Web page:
Now the setup is complete and you can add data to the spreadsheet. There are several options for addressing cells and blocks of data in Excel, I’ll cover a few of them here. You can address individual cells with the Cells(row,column).Value pattern, where row and column are integer values representing the row and column location for the cell. Note that row and column counts begin from one, not zero. Use .Value to add text, numbers and date information to the cell and use .Formula for entering an Excel formula into the cell location.

After typing these commands, you’ll see the “Hello Excel” text in your Excel worksheet, and see the text printed in the IDLE window as well. Of course, Python can set values in the spreadsheet as well as query data from the spreadsheet.


  1. Populate the second row with data by using a for loop


In many cases you’ll have lists of data to insert into or extract from the worksheet. Wrapping the Cells(row,column).Value pattern with a loop seems like a natural approach, but in reality this maximizes the communication overhead between Python and Excel and results in very inefficient and slow code. It’s much better to transfer lists than individual elements whenever possible as shown in the next section. After this command, your Excel spreadsheet will look like this:

For loop results in excel

  1. Populate the third and fourth rows of data

Range insertion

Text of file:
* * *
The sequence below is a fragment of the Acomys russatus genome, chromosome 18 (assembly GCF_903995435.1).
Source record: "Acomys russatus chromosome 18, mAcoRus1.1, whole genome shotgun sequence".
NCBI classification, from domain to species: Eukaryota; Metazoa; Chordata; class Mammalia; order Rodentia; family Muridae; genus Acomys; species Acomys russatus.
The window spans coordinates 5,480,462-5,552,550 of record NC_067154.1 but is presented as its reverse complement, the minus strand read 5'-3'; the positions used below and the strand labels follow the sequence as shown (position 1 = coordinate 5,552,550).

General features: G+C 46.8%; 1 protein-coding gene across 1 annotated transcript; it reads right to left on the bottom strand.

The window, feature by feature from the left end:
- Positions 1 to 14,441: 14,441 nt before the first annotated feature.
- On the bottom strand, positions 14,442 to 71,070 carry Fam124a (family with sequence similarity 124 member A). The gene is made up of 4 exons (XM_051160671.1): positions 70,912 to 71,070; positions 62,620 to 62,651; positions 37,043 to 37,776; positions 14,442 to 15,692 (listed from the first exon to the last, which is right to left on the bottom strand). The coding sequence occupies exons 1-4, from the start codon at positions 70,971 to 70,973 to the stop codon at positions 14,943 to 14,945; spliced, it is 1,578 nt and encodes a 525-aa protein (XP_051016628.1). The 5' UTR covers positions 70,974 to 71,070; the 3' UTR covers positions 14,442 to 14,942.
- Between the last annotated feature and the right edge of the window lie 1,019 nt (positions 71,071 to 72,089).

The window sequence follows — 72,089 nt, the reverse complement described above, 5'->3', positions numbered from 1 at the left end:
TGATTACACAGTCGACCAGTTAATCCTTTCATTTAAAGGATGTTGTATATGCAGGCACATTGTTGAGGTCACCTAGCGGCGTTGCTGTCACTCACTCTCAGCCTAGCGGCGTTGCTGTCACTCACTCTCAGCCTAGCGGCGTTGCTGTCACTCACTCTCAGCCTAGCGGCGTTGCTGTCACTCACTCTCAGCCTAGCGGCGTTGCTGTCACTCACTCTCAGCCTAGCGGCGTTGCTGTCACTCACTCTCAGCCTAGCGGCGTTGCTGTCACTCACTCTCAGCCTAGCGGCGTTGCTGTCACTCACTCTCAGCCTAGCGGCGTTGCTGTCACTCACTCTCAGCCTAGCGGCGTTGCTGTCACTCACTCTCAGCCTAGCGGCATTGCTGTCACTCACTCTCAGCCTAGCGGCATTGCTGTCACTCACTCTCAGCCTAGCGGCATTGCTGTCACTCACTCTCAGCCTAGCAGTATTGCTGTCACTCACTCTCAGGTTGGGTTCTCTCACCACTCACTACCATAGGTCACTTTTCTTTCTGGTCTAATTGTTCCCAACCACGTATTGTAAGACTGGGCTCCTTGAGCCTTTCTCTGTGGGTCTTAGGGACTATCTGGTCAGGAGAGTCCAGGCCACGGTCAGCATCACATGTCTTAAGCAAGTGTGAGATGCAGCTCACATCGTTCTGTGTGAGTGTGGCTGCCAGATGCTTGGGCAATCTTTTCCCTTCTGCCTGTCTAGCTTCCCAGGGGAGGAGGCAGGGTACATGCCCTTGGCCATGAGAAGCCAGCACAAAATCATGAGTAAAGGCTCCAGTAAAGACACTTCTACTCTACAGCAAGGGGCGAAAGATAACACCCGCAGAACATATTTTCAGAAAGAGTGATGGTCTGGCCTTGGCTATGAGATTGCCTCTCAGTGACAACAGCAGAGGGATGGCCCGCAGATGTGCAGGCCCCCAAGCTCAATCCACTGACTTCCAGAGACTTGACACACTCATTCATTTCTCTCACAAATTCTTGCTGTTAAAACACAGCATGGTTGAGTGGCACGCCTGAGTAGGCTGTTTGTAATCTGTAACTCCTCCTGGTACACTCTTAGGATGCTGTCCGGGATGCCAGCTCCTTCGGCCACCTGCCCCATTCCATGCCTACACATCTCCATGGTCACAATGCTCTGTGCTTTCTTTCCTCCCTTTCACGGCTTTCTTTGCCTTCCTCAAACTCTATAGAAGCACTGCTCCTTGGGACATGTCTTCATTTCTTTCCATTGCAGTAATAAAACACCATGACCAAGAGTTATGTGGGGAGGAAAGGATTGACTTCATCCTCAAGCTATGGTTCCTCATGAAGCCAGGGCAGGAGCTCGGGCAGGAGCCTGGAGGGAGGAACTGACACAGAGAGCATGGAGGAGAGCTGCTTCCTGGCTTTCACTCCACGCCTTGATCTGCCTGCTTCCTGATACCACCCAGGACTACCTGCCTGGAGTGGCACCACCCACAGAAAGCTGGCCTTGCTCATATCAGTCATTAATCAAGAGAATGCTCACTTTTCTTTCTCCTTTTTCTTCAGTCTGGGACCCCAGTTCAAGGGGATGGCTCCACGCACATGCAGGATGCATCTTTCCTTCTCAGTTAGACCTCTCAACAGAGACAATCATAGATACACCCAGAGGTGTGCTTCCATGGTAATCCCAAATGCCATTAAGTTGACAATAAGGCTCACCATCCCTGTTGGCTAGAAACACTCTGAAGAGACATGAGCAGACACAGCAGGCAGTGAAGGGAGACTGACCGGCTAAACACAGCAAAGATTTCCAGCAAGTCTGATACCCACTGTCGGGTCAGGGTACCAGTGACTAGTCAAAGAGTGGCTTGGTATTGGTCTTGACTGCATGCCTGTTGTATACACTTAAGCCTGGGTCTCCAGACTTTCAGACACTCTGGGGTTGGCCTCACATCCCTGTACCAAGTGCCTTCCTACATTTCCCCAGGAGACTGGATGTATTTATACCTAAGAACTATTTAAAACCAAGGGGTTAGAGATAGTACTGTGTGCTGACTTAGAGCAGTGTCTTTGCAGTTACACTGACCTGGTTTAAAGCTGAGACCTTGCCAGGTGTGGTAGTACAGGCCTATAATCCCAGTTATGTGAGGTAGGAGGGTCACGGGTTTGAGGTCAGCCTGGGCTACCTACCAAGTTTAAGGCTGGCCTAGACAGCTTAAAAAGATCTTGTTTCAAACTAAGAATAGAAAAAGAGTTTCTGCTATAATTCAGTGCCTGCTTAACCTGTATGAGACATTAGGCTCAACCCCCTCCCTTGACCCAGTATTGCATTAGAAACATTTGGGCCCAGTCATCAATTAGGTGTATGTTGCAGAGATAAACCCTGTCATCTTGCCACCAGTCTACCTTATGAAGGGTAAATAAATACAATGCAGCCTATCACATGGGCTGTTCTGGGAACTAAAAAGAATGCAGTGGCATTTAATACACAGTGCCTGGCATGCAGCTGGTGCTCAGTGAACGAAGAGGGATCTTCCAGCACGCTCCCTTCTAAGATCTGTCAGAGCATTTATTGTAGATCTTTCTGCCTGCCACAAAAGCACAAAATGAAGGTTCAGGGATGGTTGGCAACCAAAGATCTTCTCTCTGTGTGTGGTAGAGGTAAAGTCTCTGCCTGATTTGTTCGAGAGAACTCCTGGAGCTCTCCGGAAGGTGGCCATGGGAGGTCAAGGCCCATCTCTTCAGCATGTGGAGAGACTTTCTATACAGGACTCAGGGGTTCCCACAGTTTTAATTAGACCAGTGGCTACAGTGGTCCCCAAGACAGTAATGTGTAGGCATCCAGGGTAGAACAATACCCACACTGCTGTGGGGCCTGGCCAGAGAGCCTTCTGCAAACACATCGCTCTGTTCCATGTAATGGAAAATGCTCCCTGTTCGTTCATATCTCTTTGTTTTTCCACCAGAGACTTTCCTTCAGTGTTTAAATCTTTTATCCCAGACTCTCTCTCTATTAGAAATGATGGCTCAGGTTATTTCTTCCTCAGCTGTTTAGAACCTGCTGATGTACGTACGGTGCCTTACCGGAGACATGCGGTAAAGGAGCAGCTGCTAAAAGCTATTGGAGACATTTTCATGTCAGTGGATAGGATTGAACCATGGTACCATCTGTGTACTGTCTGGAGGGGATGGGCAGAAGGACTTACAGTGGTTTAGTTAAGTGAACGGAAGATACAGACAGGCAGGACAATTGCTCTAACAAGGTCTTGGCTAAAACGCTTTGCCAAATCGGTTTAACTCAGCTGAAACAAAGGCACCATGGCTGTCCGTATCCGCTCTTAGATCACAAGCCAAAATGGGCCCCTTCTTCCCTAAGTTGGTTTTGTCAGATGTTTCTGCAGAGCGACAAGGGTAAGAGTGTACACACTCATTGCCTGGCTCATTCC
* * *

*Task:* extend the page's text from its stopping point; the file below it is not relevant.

A better approach to populating or extracting blocks of data is to use the Range().Value pattern. With this construct you can efficiently transfer a one- or two-dimensional blocks of data. In the first example, cells (3,1) through (3,4) are assigned to the list [5,6,7,8]. The next line uses the Excel-style cell address “A4:D4” to assign the results of the operation [ifor i in range(9,13)]. In some cases, it may be more intuitive to use the Excel-style naming. The Excel sheet now looks like this:

Excel data insertion

  1. Assign a formula to sum the numbers just added

Formula insertion

You can insert Excel formulas into cells using the .Formula pattern. The formula is the same as if you were to enter it in Excel: =SUM(A2:D4). In this example, the sum of 12 numbers in rows 2,3 and 4 is generated. Your Excel sheet should now look like the screenshot below.

Excel Formula

  1. Change the formatting of the formula cell **

Formatting data

As a final exercise, the format of the formula cell is changed to point size 16 with a bold typeface. You can change any of dozens of attributes for the various cells in the worksheet through Python. Your spreadsheet should now look like this.

Formatting result in Excel

Hopefully you did this exercise interactively, typing the commands and monitoring the result in Excel. You can also cut to the chase and run this script to generate the result. When the script exits, you’ll be left with an open Excel spreadsheet just as shown in the last screenshot above.


Source Files and Scripts

Source for the program and data text file are available at


Core Python Programming

Wesley Chun’s book has a chapter on Programming Microsoft Office with Win32 COM

Though this group mainly covers questions on the excellent XLRD, XLWT and XLUTILS modules, there is also some discussion on interfacing to Excel using Win32 COM

Stack Overflow

Stack Overflow is a great resource for getting questions answered on a variety of programming topics, including Python

Thanks everyone — Dan